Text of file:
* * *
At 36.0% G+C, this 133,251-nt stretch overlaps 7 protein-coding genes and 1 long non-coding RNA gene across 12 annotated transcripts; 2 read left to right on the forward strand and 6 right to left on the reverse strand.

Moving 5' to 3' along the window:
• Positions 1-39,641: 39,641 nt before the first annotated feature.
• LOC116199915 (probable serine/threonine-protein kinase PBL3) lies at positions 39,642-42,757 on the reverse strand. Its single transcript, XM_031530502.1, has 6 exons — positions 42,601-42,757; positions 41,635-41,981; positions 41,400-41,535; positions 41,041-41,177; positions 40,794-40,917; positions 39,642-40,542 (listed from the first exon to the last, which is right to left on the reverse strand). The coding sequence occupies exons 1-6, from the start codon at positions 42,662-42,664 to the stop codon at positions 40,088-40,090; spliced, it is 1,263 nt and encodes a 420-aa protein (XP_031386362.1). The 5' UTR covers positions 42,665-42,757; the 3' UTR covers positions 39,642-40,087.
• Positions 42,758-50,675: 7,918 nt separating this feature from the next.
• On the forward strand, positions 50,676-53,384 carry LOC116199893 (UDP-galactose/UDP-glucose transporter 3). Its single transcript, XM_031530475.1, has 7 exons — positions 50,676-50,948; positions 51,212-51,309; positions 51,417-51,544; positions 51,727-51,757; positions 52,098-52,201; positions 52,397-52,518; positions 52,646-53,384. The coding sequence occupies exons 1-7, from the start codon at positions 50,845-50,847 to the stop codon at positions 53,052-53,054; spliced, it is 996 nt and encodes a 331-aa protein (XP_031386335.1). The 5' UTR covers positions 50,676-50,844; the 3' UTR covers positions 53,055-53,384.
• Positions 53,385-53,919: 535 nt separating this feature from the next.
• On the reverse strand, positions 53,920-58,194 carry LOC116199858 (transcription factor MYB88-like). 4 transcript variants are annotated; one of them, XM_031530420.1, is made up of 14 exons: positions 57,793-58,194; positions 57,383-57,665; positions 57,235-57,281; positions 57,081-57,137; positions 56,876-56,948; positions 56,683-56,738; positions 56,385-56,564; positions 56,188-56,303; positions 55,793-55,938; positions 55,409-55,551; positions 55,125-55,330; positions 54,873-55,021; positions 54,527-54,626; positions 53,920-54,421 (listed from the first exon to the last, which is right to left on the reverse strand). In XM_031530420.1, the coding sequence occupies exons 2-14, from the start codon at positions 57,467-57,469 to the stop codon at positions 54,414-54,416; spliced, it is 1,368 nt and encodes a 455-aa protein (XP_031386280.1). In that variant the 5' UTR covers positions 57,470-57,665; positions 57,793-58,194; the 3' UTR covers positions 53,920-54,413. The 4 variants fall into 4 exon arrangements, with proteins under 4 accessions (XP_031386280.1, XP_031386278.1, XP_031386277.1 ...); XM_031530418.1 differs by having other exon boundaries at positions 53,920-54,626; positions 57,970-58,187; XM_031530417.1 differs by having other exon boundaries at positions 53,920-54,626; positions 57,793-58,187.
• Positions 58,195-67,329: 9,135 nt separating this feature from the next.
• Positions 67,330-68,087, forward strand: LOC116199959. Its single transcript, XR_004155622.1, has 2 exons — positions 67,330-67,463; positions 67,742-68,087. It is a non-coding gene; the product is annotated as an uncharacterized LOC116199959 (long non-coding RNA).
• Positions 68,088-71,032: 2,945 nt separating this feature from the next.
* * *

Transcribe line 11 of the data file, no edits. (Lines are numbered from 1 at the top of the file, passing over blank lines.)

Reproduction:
• Positions 68,088-71,032: 2,945 nt separating this feature from the next.